Writer and performer John Hegley has been described as the Spike Milligan for our time, and as ‘awesomely mundane’ by The Independent. His live shows perfectly convey his chaotic comedy, his rapport with an audience, and his hilarious struggle with words as they threaten to twist and turn out of his grasp.
His surreal poetry is often heard on BBC radio and widely performed ‘live’, often set to music that is played by the poet himself. He has published ten books and other titles of verse, prose and drama, several of which are illustrated with his drawings. He has also published a collection of photographs of potatoes.
Hegley frequently visits classrooms to help teach children – who love his delight in language and offbeat clowning. And in his public performances he often retains a sort of mock-teacherly authority. Audiences are told off (‘No excuse for talking’) and are solemnly invited to participate in wonderfully stupid activities (as in ‘Blancmange’) or to speak French, or to draw pictures.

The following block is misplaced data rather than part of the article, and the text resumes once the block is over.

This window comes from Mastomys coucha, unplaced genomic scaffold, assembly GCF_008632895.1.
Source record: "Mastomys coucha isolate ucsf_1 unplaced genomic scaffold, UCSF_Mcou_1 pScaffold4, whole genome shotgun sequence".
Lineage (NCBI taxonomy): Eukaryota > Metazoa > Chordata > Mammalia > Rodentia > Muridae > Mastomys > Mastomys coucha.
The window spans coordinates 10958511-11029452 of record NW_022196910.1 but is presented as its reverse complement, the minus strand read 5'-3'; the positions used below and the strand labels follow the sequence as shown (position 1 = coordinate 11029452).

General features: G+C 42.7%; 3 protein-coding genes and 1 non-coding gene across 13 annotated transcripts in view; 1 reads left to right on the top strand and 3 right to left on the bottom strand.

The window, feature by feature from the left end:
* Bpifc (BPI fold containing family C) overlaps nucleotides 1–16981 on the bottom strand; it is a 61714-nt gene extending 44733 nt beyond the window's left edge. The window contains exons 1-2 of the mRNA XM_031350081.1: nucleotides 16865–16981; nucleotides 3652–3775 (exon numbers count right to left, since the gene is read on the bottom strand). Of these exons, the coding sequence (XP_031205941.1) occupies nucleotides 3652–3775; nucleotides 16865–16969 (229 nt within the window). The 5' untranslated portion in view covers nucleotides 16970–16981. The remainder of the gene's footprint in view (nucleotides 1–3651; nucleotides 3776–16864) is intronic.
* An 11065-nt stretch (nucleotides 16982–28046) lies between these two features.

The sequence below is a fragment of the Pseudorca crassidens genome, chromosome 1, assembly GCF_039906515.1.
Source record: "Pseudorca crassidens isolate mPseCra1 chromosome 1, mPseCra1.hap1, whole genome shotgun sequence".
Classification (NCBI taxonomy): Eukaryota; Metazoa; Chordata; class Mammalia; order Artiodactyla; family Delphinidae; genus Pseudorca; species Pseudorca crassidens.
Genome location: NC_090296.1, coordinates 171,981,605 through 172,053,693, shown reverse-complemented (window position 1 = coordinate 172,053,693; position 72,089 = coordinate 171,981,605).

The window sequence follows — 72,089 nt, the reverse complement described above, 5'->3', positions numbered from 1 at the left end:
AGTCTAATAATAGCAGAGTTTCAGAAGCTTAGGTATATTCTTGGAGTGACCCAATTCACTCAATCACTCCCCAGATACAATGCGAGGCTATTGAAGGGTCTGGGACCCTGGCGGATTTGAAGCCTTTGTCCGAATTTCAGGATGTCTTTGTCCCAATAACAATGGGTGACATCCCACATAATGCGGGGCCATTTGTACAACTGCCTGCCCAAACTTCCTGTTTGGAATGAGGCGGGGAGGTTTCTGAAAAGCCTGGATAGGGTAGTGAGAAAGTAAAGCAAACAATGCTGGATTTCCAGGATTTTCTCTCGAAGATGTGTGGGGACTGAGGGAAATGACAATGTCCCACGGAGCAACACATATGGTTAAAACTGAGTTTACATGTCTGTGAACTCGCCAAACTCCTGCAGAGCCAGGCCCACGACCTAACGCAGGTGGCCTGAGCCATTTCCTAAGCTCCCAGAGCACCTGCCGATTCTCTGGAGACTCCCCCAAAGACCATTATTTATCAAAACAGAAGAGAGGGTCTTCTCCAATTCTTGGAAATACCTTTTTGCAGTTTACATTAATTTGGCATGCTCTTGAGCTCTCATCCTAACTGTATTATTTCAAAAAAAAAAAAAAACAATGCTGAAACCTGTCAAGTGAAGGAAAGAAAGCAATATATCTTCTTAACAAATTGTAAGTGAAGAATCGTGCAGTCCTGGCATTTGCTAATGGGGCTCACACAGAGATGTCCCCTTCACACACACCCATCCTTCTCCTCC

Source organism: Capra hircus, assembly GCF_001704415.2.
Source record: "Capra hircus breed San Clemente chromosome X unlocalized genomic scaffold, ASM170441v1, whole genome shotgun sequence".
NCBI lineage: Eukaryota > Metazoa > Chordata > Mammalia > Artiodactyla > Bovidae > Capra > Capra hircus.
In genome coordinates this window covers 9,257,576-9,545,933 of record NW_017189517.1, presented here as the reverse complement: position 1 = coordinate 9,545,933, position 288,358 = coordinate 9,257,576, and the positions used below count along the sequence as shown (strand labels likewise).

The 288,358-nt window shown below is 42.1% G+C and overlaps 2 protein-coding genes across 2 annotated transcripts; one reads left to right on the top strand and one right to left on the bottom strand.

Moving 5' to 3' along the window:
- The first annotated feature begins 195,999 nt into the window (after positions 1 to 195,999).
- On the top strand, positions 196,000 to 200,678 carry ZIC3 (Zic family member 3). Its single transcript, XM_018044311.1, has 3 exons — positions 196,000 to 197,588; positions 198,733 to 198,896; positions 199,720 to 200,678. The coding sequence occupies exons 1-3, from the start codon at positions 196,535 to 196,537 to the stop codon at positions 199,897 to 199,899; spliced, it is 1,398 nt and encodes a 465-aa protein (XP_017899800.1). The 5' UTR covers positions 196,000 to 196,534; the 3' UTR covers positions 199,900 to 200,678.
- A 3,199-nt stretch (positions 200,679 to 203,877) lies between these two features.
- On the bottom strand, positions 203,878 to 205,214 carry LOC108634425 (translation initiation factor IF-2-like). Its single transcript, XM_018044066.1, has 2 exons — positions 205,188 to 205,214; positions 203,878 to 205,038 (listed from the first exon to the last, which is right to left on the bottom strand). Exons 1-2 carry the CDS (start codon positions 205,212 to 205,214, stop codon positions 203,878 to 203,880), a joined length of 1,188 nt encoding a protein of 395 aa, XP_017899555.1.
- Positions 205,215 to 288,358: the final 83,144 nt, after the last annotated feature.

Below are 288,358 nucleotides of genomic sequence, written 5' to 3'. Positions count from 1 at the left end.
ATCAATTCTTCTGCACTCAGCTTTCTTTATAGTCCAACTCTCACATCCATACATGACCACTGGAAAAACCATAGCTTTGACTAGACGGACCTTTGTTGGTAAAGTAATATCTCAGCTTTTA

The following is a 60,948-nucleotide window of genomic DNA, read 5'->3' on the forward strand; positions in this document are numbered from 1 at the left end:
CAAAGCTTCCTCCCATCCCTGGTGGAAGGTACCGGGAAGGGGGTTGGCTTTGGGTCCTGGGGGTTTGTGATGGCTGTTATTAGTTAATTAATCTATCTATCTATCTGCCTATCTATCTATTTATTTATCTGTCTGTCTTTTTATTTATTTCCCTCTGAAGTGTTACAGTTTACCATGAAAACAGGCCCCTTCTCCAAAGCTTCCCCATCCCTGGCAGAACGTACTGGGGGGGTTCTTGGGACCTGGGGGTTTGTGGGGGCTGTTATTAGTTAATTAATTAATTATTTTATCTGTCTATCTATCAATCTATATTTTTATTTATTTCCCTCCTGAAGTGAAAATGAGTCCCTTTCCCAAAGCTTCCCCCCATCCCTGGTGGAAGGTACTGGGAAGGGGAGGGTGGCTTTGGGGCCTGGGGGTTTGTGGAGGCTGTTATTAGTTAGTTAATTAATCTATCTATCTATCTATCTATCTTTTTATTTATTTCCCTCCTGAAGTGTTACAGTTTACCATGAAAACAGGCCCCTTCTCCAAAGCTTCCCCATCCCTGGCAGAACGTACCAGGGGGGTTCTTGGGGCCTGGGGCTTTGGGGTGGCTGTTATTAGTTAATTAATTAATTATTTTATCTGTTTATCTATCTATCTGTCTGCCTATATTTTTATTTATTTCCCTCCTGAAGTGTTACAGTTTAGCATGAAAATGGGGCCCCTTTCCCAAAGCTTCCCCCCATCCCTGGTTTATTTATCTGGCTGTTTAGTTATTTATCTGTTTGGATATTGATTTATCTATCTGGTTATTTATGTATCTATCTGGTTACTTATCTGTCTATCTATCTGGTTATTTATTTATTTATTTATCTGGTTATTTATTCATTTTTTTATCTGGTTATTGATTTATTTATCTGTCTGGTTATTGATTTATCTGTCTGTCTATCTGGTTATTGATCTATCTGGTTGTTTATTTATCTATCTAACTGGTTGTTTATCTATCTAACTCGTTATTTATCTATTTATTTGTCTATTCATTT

Hegley’s three short poems about his mother perhaps best illustrate his unique tone of voice, his delight in rhythm, and his celebration of the ordinary things of life. His appeal to children arises from his directness, his being easy to understand, and his jokes – about smelly dogs, glasses, Luton bungalows, handkerchiefs and the misery of human existence.